Compost: What I Don’t Have

I don’t have the dedication of a clear uncluttered mind; mine is full of hidden nooks and sheltered crannies that harbor the frantic fears of the hunted. I don’t have the slightest idea of the meaning of anything, it’s all pretense and clouds, garbled syllables mumbled by a clown wearing a bear suit. I don’t have any more time to practice, the time to start living is now. I don’t have any more room, any more time, any more excuses. All I have is this blank empty page.

Technorati Tags: uncluttered mind, nooks, crannies, frantic fears, time, excuses, room, empty page

Writing Tip: Expand the Clichés

We’re all guilty of lazy writing sometimes. We use adages and clichés, which are used second-hand thoughts, when we should be writing first thoughts of our own.  Here’s a tip to think under those clichés. Pick an adage. Any one will do.  Don’t judge a book by its cover.  When it rains it pours. Now write what the truth is under that adage. See if you can find your first thoughts.  Here is what I wrote once when doing this exercise. I used the adage Silence is Golden.

Silence is golden, the old adage says. No. Silence is many colors, one at a time. Silence is the compulsively clean white fur of a snotty Persian cat. Silence is the deep green at the edge of the forest that beckons you into danger. It is the yellow sun-butter roses of the garden, lazily glowing in the mellow afternoon, their hot breath drugging the bees. Silence is blue shadows lying on winter snow the moment before nightfall, and the pale lavender pouches under tired eyes, hinting the exhaustion of wasted lives. Silence is singular and condensed; it is one slow deep thrust of color at a time.

Technorati Tags: writing, adages, cliches, second-hand thoughts, truth

Sharing My Stories: Up The Cascades in a Long Ago Summer

Here is the smell of trees, dusty and sweet as dirt, and the smell of an August sun beating through the branches, a hot smell like strawberries too soft to eat. The trees cluster thick along the twisty length of the Skykomish River, high in the Cascade Mountains. Our father fishes for rainbow trout, wearing hip boots and scientifically casting his line, and mother hunts for her can opener while she sits behind him on a blanket. The wild Skykomish dances likes Russians over the rocks. My brother and I plunge into the icy swirling waters and wade upstream in the shallows, lurching from rock to rock. We grab the slippery rocks for balance and shriek with laughter because this risky strategy does not often work and we are soon drenched and shivering. When our stinging legs turn numb, we ride fallen tree branches hanging low over the river. They are limber and bouncy and make fine horses, and the neighs of my brother’s conjured horse can be heard as far away as the Drop Inn Tavern in a nearby logging town.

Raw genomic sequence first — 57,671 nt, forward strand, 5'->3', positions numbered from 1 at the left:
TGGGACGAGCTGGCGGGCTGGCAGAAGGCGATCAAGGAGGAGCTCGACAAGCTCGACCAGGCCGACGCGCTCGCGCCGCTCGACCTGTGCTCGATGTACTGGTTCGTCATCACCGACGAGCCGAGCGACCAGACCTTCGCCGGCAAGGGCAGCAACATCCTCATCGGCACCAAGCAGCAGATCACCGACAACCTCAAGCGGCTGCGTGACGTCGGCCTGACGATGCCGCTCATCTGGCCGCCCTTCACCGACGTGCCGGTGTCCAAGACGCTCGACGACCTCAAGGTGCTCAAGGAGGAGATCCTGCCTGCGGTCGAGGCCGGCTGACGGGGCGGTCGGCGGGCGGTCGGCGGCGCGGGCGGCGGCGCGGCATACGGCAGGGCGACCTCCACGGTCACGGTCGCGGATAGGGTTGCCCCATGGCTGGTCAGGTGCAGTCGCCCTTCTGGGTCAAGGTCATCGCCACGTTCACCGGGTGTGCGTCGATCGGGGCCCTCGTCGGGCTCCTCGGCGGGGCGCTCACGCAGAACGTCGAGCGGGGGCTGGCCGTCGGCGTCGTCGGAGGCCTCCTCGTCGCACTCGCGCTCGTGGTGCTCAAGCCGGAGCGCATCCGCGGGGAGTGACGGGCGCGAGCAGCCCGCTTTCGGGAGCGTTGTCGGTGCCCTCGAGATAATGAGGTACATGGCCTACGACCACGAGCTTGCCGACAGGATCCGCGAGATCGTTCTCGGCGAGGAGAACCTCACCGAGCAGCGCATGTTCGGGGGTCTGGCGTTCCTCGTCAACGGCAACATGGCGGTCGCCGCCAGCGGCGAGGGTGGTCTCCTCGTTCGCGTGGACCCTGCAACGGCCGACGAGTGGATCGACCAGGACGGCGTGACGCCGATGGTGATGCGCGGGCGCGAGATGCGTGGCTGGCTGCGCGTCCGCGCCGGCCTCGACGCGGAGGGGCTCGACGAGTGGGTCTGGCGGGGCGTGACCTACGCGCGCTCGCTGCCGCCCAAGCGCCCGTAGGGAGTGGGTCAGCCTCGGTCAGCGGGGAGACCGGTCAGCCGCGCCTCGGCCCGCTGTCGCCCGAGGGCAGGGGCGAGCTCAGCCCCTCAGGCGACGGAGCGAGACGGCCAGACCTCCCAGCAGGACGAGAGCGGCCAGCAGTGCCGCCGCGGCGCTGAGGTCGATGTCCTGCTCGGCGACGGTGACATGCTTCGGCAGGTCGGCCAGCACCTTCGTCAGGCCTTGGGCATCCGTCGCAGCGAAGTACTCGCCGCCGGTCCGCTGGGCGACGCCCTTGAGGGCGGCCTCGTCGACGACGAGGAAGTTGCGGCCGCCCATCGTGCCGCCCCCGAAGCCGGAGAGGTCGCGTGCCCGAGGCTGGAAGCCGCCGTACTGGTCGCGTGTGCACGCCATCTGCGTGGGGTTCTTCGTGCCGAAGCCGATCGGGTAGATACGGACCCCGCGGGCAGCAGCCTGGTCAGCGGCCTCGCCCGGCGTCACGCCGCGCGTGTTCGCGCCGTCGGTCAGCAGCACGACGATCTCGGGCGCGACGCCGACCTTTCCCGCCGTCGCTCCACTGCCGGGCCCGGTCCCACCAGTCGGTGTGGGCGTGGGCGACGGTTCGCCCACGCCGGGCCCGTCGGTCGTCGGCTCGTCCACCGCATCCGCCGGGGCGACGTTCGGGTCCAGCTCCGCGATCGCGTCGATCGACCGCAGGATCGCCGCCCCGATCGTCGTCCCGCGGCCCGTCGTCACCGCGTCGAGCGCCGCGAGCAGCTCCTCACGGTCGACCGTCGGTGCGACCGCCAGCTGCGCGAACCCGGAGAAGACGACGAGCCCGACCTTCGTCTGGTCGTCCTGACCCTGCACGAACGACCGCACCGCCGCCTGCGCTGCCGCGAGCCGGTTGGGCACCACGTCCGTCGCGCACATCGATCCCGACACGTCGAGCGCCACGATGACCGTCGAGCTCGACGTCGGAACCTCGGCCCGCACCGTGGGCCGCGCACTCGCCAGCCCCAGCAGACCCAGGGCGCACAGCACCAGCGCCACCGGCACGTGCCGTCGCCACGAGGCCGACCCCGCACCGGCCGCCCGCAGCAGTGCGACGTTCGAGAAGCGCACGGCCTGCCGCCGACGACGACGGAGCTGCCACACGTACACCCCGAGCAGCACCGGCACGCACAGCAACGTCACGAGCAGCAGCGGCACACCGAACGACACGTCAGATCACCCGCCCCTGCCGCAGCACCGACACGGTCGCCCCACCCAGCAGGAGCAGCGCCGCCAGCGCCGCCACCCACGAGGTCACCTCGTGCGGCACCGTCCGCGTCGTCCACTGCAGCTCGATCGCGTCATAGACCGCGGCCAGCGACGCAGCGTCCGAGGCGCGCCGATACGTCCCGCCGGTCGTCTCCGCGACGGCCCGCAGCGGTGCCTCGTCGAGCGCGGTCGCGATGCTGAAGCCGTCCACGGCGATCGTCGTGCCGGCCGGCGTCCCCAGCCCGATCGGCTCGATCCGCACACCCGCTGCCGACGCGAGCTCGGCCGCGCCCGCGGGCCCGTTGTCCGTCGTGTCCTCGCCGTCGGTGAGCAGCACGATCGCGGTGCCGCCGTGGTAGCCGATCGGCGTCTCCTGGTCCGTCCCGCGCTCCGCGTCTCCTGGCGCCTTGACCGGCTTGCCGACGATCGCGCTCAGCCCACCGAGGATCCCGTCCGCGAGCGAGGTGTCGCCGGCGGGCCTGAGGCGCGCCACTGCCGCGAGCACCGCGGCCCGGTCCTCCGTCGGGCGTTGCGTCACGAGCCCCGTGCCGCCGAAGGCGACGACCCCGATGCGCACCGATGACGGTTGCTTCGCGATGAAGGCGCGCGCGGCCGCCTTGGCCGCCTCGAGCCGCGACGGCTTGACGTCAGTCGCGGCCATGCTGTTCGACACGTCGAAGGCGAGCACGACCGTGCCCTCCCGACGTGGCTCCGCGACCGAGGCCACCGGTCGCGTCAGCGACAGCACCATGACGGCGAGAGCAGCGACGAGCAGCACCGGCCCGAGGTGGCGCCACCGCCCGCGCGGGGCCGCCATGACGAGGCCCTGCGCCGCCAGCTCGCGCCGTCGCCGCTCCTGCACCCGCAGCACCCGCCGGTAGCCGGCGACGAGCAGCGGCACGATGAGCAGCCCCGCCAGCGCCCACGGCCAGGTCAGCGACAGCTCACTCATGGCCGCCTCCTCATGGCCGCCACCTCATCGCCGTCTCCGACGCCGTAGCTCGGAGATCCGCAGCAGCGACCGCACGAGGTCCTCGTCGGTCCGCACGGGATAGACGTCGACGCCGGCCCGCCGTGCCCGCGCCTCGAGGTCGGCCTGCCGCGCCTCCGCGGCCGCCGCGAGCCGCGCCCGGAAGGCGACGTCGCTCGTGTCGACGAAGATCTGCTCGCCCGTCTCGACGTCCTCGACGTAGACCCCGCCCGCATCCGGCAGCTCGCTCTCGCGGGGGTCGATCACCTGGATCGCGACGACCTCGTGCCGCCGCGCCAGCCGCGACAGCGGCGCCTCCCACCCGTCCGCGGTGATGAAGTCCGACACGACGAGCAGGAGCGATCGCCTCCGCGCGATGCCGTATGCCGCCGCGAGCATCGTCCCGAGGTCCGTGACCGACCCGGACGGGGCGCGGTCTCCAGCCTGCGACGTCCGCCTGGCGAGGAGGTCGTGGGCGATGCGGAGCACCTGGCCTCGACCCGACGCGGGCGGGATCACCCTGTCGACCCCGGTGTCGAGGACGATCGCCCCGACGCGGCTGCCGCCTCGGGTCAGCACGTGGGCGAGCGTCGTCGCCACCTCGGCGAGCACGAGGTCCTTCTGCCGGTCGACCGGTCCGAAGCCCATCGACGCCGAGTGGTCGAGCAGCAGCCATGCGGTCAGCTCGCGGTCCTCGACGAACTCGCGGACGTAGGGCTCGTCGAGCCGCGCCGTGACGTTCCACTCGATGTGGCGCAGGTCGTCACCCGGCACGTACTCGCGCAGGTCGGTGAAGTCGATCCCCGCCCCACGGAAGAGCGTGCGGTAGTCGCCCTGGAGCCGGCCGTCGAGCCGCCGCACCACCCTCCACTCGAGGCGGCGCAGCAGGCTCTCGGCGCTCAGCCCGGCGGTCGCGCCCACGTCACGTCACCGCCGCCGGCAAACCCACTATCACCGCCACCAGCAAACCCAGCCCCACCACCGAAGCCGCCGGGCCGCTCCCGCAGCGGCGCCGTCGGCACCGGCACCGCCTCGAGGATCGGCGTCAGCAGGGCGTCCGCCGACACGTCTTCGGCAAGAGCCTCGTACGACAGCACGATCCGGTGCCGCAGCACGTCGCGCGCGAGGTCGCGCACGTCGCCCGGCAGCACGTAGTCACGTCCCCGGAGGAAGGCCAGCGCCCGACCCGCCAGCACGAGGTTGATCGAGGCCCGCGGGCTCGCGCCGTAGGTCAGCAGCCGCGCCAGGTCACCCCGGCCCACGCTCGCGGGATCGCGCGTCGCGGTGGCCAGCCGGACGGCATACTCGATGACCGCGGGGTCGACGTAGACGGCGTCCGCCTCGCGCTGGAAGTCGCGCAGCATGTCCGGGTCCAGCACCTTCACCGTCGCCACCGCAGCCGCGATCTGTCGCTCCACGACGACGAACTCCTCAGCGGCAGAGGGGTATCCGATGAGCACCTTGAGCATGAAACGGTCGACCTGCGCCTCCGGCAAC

Technorati Tags: trees, dirt, August sun, Skykomish River, Cascade Mountains

Writing Tip: Make lists

Oh that awful blank page or screen. What to write about? Suddenly your mind is as blank as the screen. What to do? Be like a boy scout – be prepared. If you know this will happen to you (it happens to every writer), one thing that might help is to have a prepared list of things you are interested in. Make this list when your mind is NOT blank, but teeming with too many subjects that interest you. Actually what is on the list doesn’t matter, as long as you have an interest, and preferably a passion, for the subject. Don’t elaborate, just write them down. Then save this list!  Here’s a list I made a couple of years ago. Some of the subjects I’ve already written about, others I no longer have an interest in. But others are still fertile ground waiting for me to plow through them.

Bee-keeping. Paganism. Candle-making. Hippies of the 1960s. Growing large zucchini and making zucchini boats. Spider webs. Starting a new business. The role of grandmothers. Aromatherapy. Community softball. Bungee cord jumping and those insane enough to try it. Television sitcoms and what they show about us. Siamese cats. The psychological effects of constipation. What you can learn from Alzheimer’s victims. Square dancing for round folks. True love and what it doesn’t conquer.

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Compost: Seen From Space

Seen from space, I am not even visible. I am microscopic dust, blowing away in the blink of an eye, and as much missed. We are, all of us, Halloween ghouls with clackety skeleton bones, dancing as all marionettes do, pulled by unseen strings tied to strings tied to strings tied and retied and retied. All is meaningless, and I am therefore free.

Technorati Tags: space, visible, skeleton bones, marionettes, strings, meaningless, free